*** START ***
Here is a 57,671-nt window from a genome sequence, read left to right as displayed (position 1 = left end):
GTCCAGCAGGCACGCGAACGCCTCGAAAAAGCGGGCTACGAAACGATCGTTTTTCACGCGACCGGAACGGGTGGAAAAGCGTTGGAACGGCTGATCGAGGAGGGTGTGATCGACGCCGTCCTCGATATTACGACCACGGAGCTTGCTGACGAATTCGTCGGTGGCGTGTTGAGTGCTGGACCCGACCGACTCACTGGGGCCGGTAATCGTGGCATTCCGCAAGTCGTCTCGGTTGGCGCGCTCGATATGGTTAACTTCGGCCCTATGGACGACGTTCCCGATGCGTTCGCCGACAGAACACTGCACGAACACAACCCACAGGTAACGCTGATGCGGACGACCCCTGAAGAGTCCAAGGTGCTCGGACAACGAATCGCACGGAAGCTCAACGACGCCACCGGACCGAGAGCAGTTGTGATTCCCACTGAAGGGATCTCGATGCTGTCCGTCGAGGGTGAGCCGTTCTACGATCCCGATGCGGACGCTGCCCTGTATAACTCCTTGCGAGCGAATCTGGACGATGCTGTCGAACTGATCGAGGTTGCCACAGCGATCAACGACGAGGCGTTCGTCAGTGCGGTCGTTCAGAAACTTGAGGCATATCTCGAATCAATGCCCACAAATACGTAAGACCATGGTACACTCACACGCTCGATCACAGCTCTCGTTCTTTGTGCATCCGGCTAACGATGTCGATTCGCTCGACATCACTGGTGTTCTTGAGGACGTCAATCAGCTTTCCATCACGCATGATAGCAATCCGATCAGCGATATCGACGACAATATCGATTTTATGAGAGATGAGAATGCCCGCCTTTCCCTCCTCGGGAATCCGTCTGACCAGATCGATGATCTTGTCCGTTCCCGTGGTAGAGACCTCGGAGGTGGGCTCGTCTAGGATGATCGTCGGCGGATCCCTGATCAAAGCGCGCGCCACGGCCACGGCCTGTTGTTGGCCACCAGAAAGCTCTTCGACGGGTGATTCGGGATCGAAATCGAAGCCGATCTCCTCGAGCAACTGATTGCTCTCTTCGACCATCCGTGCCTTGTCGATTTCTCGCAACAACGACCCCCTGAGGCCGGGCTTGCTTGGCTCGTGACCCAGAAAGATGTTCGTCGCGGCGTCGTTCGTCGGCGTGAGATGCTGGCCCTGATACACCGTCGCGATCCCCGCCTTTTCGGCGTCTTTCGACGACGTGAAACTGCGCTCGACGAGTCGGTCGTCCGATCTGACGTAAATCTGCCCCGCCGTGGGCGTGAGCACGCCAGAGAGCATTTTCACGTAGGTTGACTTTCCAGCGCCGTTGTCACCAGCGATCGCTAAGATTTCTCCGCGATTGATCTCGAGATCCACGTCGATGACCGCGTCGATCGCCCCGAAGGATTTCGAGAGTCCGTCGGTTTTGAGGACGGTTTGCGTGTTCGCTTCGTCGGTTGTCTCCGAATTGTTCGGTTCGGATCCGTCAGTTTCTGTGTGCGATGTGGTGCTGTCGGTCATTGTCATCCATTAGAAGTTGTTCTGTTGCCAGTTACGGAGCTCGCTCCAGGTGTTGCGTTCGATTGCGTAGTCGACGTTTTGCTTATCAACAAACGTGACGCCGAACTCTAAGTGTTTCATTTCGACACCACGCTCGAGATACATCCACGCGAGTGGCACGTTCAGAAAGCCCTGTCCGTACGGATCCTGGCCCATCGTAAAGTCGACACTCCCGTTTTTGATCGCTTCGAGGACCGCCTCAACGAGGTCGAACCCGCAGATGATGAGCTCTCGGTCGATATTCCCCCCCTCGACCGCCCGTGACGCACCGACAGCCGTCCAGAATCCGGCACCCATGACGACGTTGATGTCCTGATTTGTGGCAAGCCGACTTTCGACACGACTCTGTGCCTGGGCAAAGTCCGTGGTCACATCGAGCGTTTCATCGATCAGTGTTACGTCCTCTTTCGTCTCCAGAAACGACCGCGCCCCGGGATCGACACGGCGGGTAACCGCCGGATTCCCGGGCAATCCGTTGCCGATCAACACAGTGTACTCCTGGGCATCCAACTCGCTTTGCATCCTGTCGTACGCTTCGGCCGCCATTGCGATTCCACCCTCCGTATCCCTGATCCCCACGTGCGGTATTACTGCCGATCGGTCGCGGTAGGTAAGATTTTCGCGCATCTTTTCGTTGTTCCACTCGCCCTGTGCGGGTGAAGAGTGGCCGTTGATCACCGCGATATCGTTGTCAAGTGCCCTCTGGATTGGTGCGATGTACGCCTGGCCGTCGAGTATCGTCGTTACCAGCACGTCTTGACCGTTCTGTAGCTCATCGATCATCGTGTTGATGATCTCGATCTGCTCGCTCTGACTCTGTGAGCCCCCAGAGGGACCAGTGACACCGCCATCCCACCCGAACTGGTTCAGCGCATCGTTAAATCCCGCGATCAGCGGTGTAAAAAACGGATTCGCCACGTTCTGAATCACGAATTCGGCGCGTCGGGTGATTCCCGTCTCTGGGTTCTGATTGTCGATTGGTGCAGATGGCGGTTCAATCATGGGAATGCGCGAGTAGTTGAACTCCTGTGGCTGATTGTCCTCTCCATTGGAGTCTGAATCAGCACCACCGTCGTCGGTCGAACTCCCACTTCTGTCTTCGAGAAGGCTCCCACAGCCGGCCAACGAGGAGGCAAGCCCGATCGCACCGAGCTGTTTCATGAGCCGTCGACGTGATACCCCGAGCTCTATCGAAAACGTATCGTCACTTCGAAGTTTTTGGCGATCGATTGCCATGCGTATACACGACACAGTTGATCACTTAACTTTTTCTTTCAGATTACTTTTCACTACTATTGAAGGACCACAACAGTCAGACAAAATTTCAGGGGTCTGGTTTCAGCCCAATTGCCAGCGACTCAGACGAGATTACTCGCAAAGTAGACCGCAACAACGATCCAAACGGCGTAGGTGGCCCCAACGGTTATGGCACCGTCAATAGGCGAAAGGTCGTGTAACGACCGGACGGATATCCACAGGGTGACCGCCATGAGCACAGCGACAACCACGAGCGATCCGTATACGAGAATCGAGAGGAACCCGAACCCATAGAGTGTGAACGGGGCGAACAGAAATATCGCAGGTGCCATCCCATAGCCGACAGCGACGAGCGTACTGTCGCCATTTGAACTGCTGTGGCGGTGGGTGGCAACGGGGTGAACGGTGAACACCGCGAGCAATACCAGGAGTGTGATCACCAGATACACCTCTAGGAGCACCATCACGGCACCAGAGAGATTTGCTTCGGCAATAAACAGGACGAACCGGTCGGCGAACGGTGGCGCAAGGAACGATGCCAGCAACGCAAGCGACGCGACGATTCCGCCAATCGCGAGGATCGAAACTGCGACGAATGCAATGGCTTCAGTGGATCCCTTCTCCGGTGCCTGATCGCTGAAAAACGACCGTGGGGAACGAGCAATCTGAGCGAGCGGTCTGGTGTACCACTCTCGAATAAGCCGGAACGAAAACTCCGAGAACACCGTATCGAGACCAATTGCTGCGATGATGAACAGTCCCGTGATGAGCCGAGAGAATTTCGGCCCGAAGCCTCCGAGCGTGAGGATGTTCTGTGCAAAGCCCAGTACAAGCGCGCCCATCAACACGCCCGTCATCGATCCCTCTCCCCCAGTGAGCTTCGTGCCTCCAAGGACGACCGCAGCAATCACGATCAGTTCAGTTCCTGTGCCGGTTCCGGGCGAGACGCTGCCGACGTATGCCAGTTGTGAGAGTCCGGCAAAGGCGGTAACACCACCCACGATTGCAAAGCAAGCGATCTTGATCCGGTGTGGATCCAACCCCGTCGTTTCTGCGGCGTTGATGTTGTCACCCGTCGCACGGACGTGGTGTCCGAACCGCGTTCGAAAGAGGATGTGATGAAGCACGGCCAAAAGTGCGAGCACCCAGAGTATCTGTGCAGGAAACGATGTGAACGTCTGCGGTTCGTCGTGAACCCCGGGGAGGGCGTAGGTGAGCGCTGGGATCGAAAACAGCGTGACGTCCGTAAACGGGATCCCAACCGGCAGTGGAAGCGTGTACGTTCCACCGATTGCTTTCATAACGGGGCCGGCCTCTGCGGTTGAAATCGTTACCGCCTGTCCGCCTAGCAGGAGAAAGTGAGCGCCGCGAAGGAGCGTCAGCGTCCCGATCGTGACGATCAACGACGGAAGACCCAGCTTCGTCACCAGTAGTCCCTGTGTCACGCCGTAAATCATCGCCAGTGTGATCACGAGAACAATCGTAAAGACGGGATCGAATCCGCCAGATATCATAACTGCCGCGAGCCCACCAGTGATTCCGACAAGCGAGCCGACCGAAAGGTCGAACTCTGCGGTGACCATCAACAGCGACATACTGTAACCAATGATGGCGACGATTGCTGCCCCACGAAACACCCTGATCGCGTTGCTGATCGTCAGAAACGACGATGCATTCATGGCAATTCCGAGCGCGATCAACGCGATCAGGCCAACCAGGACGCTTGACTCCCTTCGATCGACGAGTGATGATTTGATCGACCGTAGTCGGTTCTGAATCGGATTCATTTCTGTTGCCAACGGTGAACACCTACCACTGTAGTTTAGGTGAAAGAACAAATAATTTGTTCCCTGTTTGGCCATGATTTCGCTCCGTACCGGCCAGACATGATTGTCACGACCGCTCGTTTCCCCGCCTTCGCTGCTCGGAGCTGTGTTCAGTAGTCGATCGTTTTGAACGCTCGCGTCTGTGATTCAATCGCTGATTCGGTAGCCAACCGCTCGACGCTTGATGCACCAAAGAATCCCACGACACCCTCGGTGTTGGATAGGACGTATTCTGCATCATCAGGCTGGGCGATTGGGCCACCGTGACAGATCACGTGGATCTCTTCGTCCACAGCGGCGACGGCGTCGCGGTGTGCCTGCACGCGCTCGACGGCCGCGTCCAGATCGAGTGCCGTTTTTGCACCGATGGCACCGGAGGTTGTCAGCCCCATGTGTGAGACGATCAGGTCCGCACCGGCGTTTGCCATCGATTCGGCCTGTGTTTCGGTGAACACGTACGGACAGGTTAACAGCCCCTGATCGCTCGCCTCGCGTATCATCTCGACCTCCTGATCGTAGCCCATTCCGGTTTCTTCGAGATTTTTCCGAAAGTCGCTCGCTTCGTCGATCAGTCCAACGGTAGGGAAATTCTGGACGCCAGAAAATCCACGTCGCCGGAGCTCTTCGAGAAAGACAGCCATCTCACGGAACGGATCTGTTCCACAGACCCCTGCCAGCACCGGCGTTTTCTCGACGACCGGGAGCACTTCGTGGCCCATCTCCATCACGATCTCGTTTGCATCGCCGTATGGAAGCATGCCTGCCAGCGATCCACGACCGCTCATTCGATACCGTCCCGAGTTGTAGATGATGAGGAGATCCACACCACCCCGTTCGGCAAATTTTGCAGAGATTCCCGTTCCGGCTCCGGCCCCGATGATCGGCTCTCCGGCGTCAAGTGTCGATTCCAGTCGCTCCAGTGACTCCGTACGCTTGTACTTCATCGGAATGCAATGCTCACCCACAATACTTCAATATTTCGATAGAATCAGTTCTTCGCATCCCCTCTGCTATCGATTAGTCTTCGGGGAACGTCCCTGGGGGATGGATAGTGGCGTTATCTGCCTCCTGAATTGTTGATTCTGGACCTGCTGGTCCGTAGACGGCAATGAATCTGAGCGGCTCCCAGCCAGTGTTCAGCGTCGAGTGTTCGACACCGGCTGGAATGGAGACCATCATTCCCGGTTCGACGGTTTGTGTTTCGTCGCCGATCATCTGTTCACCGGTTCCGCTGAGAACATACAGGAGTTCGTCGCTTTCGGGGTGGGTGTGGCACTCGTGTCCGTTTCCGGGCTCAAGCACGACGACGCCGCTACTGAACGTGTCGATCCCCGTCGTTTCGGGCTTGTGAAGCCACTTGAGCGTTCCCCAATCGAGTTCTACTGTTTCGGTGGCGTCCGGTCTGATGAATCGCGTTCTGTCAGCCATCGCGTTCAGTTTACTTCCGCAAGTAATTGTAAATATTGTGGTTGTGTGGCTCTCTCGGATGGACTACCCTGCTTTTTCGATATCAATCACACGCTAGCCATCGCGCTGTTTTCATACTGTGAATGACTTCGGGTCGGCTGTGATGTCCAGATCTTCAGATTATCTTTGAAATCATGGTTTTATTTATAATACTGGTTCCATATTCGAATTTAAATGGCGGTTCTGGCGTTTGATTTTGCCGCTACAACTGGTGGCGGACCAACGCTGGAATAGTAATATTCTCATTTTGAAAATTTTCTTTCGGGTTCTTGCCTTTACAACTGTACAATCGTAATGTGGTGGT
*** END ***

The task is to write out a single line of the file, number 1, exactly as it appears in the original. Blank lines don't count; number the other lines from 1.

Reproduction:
Here is a 57,671-nt window from a genome sequence, read left to right as displayed (position 1 = left end):